Software Developers Java

Aspiring software developers will naturally want to work with the latest platforms and newest technologies. What they don’t know is that trends can quickly get outdated, leading to a waste in both time and resources. In the proliferation of programming languages, Java has always been at the forefront because of its 5 unique characteristics:

  1. Java is a Mature Language

Java has been around since 1995 and is still highly relevant in today’s applications and software. As such, it has the depth and the versatility in the development process. There’s quite a number of both paid and free resources you can turn to when you want to start learning Java.

  1. Java is Beginner-Friendly

Java can be learned in a relatively short amount of time. Moreover, Java is the go-to programming when you want to create complex tasks such as pointer and memory management, which makes it easier to work with than other languages.

  1. Java has the Power to Work with Real World Applications

Did you know that Java is the engine behind Gmail, one of the most popular email platform, and powers the Android OS? Java can be used in real-life applications such as big data, financial trading, server apps and more. When you learn Java you’re unlocking a whole world of possibilities that have real-world applications.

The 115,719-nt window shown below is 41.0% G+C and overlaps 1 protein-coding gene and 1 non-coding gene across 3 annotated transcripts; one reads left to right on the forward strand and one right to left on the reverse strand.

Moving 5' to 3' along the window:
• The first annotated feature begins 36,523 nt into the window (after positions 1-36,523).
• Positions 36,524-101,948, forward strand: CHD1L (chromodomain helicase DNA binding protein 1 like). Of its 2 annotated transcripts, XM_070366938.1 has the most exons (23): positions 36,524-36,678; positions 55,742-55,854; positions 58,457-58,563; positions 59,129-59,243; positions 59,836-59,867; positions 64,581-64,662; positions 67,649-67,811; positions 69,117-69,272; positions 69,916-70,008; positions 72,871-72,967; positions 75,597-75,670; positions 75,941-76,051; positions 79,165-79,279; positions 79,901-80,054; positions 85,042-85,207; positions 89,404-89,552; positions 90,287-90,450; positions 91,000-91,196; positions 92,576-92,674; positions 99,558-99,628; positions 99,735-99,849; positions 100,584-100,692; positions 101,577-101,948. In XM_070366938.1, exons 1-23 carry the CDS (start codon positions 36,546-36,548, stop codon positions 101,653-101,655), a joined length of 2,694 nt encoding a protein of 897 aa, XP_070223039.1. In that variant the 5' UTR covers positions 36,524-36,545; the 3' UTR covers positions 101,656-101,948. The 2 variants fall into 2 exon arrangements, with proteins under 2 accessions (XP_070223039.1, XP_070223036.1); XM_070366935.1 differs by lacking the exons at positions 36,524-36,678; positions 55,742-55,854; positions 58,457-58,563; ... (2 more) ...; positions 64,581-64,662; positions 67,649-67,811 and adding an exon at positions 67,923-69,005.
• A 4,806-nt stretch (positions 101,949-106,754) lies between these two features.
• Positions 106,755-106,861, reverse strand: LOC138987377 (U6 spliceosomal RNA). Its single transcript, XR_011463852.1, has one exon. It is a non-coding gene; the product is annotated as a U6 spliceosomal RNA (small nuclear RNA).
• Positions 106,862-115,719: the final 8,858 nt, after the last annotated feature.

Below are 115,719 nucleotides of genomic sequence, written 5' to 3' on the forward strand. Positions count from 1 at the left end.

1. Java has a Huge Community of Like-Minded Programmers

Java is still popular, thanks to a deep community of programmers since it came out. Developers realize the importance of having a large base when it comes to ongoing education. Success and growth of a programming language starts and ends with its community. Without it, languages won’t likely survive for more than a few years.

  1. Java is an Invaluable Skill

Mastering Java unlocks other programming languages. Once you learn it, C, C++ and C# becomes much easier. What’s more, gaining knowledge in Java gives developers a higher pay grade than those without. It’s one of the most vital skill that programmers need to get high-paying jobs for years and decades to come.